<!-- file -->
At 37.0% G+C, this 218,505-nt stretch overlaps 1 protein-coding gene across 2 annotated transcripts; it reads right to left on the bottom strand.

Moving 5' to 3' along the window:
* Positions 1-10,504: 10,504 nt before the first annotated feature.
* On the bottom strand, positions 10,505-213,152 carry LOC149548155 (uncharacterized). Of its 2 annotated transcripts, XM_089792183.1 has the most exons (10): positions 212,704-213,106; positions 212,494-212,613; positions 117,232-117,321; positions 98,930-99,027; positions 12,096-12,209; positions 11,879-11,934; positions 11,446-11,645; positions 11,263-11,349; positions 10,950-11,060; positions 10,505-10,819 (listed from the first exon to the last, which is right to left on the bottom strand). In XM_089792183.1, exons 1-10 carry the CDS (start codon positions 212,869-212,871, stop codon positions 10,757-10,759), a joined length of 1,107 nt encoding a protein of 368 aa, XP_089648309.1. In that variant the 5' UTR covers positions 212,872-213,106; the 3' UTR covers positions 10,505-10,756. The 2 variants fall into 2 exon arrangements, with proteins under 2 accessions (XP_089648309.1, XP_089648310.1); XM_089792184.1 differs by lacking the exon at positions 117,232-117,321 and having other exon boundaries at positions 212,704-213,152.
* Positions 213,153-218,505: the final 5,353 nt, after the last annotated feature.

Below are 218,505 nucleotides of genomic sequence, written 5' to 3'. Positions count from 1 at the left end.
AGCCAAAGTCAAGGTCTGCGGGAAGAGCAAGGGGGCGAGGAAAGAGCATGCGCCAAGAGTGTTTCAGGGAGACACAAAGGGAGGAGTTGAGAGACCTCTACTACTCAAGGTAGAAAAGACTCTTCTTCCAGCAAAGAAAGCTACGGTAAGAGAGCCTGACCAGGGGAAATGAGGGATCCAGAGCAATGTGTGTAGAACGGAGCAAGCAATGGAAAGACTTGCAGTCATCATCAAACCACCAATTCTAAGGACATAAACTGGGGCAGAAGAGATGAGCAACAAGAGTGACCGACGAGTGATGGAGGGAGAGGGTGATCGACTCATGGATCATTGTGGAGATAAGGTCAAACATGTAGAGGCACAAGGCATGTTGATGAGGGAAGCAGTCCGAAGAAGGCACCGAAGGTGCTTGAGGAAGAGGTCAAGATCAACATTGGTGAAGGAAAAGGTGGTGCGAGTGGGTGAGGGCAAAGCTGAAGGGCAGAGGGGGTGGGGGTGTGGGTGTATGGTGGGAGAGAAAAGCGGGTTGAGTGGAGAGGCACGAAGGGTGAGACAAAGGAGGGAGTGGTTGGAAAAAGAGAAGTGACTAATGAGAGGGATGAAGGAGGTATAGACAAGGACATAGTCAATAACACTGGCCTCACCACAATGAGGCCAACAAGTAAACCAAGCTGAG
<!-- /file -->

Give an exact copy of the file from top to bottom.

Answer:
At 37.0% G+C, this 218,505-nt stretch overlaps 1 protein-coding gene across 2 annotated transcripts; it reads right to left on the bottom strand.

Moving 5' to 3' along the window:
* Positions 1-10,504: 10,504 nt before the first annotated feature.
* On the bottom strand, positions 10,505-213,152 carry LOC149548155 (uncharacterized). Of its 2 annotated transcripts, XM_089792183.1 has the most exons (10): positions 212,704-213,106; positions 212,494-212,613; positions 117,232-117,321; positions 98,930-99,027; positions 12,096-12,209; positions 11,879-11,934; positions 11,446-11,645; positions 11,263-11,349; positions 10,950-11,060; positions 10,505-10,819 (listed from the first exon to the last, which is right to left on the bottom strand). In XM_089792183.1, exons 1-10 carry the CDS (start codon positions 212,869-212,871, stop codon positions 10,757-10,759), a joined length of 1,107 nt encoding a protein of 368 aa, XP_089648309.1. In that variant the 5' UTR covers positions 212,872-213,106; the 3' UTR covers positions 10,505-10,756. The 2 variants fall into 2 exon arrangements, with proteins under 2 accessions (XP_089648309.1, XP_089648310.1); XM_089792184.1 differs by lacking the exon at positions 117,232-117,321 and having other exon boundaries at positions 212,704-213,152.
* Positions 213,153-218,505: the final 5,353 nt, after the last annotated feature.

Below are 218,505 nucleotides of genomic sequence, written 5' to 3'. Positions count from 1 at the left end.
AGCCAAAGTCAAGGTCTGCGGGAAGAGCAAGGGGGCGAGGAAAGAGCATGCGCCAAGAGTGTTTCAGGGAGACACAAAGGGAGGAGTTGAGAGACCTCTACTACTCAAGGTAGAAAAGACTCTTCTTCCAGCAAAGAAAGCTACGGTAAGAGAGCCTGACCAGGGGAAATGAGGGATCCAGAGCAATGTGTGTAGAACGGAGCAAGCAATGGAAAGACTTGCAGTCATCATCAAACCACCAATTCTAAGGACATAAACTGGGGCAGAAGAGATGAGCAACAAGAGTGACCGACGAGTGATGGAGGGAGAGGGTGATCGACTCATGGATCATTGTGGAGATAAGGTCAAACATGTAGAGGCACAAGGCATGTTGATGAGGGAAGCAGTCCGAAGAAGGCACCGAAGGTGCTTGAGGAAGAGGTCAAGATCAACATTGGTGAAGGAAAAGGTGGTGCGAGTGGGTGAGGGCAAAGCTGAAGGGCAGAGGGGGTGGGGGTGTGGGTGTATGGTGGGAGAGAAAAGCGGGTTGAGTGGAGAGGCACGAAGGGTGAGACAAAGGAGGGAGTGGTTGGAAAAAGAGAAGTGACTAATGAGAGGGATGAAGGAGGTATAGACAAGGACATAGTCAATAACACTGGCCTCACCACAATGAGGCCAACAAGTAAACCAAGCTGAG